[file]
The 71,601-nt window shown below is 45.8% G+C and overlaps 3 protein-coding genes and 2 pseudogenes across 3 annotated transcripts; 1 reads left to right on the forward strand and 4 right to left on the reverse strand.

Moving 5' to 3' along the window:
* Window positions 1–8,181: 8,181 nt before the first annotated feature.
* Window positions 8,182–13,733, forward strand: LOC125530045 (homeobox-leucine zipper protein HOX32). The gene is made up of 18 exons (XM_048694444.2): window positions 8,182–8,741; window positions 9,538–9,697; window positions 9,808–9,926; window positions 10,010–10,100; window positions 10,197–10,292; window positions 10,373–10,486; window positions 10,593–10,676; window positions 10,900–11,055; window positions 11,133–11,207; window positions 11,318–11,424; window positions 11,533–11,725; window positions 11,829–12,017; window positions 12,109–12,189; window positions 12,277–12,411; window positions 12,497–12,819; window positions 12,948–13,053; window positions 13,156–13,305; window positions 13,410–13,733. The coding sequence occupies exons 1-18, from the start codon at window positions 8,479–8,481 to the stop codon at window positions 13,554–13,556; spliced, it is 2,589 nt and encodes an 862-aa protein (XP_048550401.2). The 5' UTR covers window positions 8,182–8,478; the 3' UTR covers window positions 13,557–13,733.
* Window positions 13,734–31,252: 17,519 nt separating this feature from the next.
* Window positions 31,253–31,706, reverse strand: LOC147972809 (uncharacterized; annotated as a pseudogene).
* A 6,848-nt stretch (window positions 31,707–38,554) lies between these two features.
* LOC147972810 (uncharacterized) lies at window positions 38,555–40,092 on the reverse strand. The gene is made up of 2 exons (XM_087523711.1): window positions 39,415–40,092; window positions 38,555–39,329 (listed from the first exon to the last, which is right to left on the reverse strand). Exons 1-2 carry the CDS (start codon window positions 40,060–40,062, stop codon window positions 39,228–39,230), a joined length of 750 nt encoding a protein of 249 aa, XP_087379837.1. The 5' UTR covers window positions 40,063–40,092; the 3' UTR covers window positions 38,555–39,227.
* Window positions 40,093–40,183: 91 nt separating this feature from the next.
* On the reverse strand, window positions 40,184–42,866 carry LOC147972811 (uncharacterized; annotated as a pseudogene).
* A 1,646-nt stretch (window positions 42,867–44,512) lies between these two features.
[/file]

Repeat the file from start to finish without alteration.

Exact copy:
The 71,601-nt window shown below is 45.8% G+C and overlaps 3 protein-coding genes and 2 pseudogenes across 3 annotated transcripts; 1 reads left to right on the forward strand and 4 right to left on the reverse strand.

Moving 5' to 3' along the window:
* Window positions 1–8,181: 8,181 nt before the first annotated feature.
* Window positions 8,182–13,733, forward strand: LOC125530045 (homeobox-leucine zipper protein HOX32). The gene is made up of 18 exons (XM_048694444.2): window positions 8,182–8,741; window positions 9,538–9,697; window positions 9,808–9,926; window positions 10,010–10,100; window positions 10,197–10,292; window positions 10,373–10,486; window positions 10,593–10,676; window positions 10,900–11,055; window positions 11,133–11,207; window positions 11,318–11,424; window positions 11,533–11,725; window positions 11,829–12,017; window positions 12,109–12,189; window positions 12,277–12,411; window positions 12,497–12,819; window positions 12,948–13,053; window positions 13,156–13,305; window positions 13,410–13,733. The coding sequence occupies exons 1-18, from the start codon at window positions 8,479–8,481 to the stop codon at window positions 13,554–13,556; spliced, it is 2,589 nt and encodes an 862-aa protein (XP_048550401.2). The 5' UTR covers window positions 8,182–8,478; the 3' UTR covers window positions 13,557–13,733.
* Window positions 13,734–31,252: 17,519 nt separating this feature from the next.
* Window positions 31,253–31,706, reverse strand: LOC147972809 (uncharacterized; annotated as a pseudogene).
* A 6,848-nt stretch (window positions 31,707–38,554) lies between these two features.
* LOC147972810 (uncharacterized) lies at window positions 38,555–40,092 on the reverse strand. The gene is made up of 2 exons (XM_087523711.1): window positions 39,415–40,092; window positions 38,555–39,329 (listed from the first exon to the last, which is right to left on the reverse strand). Exons 1-2 carry the CDS (start codon window positions 40,060–40,062, stop codon window positions 39,228–39,230), a joined length of 750 nt encoding a protein of 249 aa, XP_087379837.1. The 5' UTR covers window positions 40,063–40,092; the 3' UTR covers window positions 38,555–39,227.
* Window positions 40,093–40,183: 91 nt separating this feature from the next.
* On the reverse strand, window positions 40,184–42,866 carry LOC147972811 (uncharacterized; annotated as a pseudogene).
* A 1,646-nt stretch (window positions 42,867–44,512) lies between these two features.